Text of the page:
Tonight the series for one of the oldest and most coveted trophies begins, the battle for the Stanley Cup! The Pittsburgh Penguins (48-26-8, 104 points) the champions from the East will face off with the San Jose Sharks (46-30-6, 98 points), the reigning champs from the West. NHL fans are excited because these two teams are very similar and matched up well in speed, size and demeanor.
If Pens captain, Sidney Crosby is right about this series, then this Stanley Cup Final could be something special. “This is going to be probably some of the fastest hockey that any of us have ever played, when you look at the two teams and how they match up and how they want to play,” he said.
Crosby’s is not exaggerating. In the recent past, the NHL has carefully designed their rulebook to promote both speed and scoring. Both the Sharks and Penguins have thrived in those conditions, especially when the the game is played at a high tempo. It’s not a coincidence that both teams are also the two highest-scoring teams in the postseason. But even still, many sportscasters and fans alike are surprised that it’s these two teams that are meeting with the Cup up for grabs.
If you look closely, it’s basically a small miracle that Pittsburgh made it this far. They were a disaster in the first half of the season. They had a league 28th-ranked offense, they got off to a very bad start of 15-10-3 which many say cost ex-coach Mike Johnston his job with the team. It’s after another Mike came in, Mike Sullivan, who took over behind the bench mid-season that the star-studded lineup was able to find their mojo and let loose, win and score.
At the end of the long tumultuous season, the Pens finished with the second-best record in the Eastern Conference. They tore through the New York Rangers and surpisingly the President trophy winners, the Washington Capitals, before taking down the high powered Tampa Bay Lightning in the conference final. As always, led by Crosby, the face of the league, they’re looking deeper and more skilled than they’ve been since last winning the Cup in 2009.
Put don’t be fooled, the Sharks are very deep, too and know how to swim not only under but on the ice. But despite their talents, few in the media saw this coming either. They have had their own drama on and off the ice, with Joe Pavelski telling GM Doug Wilson publically to ‘shut up’ and asking for a trade. Teammate Patrick Marleau also asked to be traded, and a mere season later this team has gelled into a solid Stanley Cup contender.
It’s also a team who are two years removed from the memorable and stunning reverse-sweep at the hands of the Los Angeles Kings (who went on to win the cup that year), and they are just one year beyond a playoff where they did not quality. It’s a hard image to change of always being a postseason pushover. But something changed or mysteriously clicked. A team of real contenders emerged from the dark and shoved aside all controversies on the way to attain their destiny. The Sharks exorcised some ghosts by defeating the Kings in five games, then they put the Nashville Predators to rest in seven, and finally quieted the St. Louis Blues in six.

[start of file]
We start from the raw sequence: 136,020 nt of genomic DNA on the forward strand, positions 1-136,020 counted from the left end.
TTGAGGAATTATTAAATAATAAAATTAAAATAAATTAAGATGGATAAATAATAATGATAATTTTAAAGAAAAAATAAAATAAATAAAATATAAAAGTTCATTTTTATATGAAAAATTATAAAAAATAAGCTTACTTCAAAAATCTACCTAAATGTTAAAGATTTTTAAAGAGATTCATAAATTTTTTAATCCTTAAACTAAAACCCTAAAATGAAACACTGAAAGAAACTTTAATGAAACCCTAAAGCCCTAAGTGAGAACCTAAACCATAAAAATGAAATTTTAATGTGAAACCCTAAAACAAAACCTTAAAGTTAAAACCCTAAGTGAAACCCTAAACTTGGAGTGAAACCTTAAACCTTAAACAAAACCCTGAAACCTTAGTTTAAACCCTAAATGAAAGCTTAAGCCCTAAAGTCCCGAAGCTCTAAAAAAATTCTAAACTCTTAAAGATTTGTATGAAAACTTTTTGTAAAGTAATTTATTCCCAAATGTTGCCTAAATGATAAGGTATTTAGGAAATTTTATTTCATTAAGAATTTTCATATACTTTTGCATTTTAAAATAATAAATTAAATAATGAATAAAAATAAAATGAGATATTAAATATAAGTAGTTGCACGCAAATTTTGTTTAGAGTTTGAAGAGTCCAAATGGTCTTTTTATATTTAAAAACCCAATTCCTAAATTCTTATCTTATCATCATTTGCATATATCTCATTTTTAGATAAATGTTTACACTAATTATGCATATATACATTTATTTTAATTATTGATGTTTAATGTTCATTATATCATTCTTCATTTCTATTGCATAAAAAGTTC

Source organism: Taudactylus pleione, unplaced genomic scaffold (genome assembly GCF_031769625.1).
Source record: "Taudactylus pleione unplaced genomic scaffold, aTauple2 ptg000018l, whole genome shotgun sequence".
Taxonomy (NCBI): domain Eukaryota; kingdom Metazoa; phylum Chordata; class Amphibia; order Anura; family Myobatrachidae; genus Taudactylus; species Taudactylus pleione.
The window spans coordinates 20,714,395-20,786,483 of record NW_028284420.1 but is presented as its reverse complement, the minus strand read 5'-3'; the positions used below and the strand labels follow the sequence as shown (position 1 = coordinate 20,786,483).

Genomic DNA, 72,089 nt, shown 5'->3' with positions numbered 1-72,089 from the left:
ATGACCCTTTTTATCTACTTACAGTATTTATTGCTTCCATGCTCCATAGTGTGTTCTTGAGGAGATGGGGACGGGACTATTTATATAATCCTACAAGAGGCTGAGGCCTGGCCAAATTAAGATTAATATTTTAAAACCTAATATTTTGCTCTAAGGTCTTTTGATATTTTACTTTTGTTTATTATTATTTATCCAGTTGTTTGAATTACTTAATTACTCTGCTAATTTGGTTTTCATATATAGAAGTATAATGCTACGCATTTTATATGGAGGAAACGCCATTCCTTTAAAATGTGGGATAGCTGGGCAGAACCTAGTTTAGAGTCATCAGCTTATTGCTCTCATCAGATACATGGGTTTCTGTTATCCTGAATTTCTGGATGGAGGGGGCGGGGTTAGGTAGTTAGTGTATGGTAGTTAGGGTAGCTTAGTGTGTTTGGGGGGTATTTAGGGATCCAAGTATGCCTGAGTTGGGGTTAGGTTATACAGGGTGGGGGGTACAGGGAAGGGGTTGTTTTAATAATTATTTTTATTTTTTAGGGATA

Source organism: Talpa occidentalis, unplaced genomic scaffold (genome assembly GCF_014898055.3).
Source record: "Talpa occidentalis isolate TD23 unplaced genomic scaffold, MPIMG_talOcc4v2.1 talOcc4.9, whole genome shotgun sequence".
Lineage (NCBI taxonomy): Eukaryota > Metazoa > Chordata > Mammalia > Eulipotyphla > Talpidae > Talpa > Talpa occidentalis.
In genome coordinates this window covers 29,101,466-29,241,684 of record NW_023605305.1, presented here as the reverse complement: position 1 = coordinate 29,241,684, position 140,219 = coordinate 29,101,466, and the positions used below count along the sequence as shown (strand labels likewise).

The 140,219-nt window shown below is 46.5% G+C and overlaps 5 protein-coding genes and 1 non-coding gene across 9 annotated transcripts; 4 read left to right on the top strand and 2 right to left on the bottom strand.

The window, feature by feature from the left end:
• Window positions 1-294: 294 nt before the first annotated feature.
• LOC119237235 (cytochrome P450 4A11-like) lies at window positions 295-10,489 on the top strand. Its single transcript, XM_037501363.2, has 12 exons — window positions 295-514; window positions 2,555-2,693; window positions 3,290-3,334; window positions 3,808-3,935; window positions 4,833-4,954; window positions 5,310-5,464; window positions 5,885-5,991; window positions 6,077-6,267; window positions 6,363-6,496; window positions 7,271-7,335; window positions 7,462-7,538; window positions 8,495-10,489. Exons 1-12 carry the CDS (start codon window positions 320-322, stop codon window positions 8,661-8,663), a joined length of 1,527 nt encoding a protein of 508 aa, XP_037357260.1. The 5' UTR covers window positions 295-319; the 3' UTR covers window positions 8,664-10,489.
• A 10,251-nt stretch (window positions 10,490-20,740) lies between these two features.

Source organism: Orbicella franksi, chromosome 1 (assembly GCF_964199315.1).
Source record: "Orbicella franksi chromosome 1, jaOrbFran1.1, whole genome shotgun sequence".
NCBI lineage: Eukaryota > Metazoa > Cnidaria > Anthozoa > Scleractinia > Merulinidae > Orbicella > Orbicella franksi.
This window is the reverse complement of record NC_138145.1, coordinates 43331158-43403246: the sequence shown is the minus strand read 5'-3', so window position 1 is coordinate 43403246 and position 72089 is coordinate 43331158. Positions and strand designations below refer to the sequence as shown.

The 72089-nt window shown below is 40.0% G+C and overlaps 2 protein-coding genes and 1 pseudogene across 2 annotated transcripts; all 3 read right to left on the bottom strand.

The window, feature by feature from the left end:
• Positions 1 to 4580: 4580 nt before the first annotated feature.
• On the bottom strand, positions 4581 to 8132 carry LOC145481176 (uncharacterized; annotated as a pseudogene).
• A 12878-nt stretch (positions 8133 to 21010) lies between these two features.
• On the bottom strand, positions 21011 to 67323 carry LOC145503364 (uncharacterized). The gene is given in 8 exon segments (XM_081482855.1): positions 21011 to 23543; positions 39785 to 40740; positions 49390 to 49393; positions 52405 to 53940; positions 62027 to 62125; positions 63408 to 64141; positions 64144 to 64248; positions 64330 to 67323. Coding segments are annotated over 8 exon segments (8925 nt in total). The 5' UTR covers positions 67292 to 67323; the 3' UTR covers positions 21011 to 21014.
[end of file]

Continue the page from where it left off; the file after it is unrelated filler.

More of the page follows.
The series head to head during the season is 1-1 and so doesn’t tell much. Most doubt when they faced up during the regular season that they knew that would be the team they would have to fight to win the cup. But looking at each other it could have been like looking in the mirror. Their stats are so similar. Their power play: Penguins 23.4%, and Sharks 27%. On the penalty kill: Penguins 83.6%, Sharks are 80.4% They have similar style explosive leading scorers: the Penguins have Phil Kessel 9-9—18; and the Sharks have Logan Couture 8-16—24. In the playoffs they have a very similar goals for/against rating: the Penguins have 58/43, the Sharks, 63/41.
Penguins Carl Hagelin and Nick Bonino are key players who helped lift the Pens past the Lightning. Their rookie goalie Matt Murray (2.22 goals-against average, .924 save percentage) has shown remarkable poise and concentration, and has looked unbeatable. They’ll miss defenseman Trevor Daley who has a broken ankle, but they do have enough reinforcements from their farm team, similar to the Sharks.
Sharks have the likes of Joe Thornton and Patrick Marleau but many experts say since they have never reached the Stanley Cup Final. But now the two are very seasoned and are honed in for the kill: After 1,411 regular-season games and 165 playoff games for Marleau, all played with the Sharks, and 1,367 regular-season games and 150 playoff contests for Thornton, there is no “but” when their names comeup. Sharks defenseman Brent Burns who has six goals, and 20 points in the postseason can roam around the ice because Paul Martin can support him. They’ve got speed, size, energy from winger Joel Ward who has six goals, and 11 points, and they have solid goaltending from the former LA Kings backup netminder Martin Jones who has a 2.12 GAA, .919 percent save average.
We think these Sharks aren’t the mentally fragile team who squandered away a 3-0 series lead over the Kings in 2014 and missed the playoffs last season. “I feel we have a pretty fast team, a deep team,” Burns said. “We’re pretty confident in our group and looking forward to getting it going.” We think that the animal this team is, is finally now appropriately named. Chomp-chomp!
Pick: Game one, Sharks over Pens, 4-2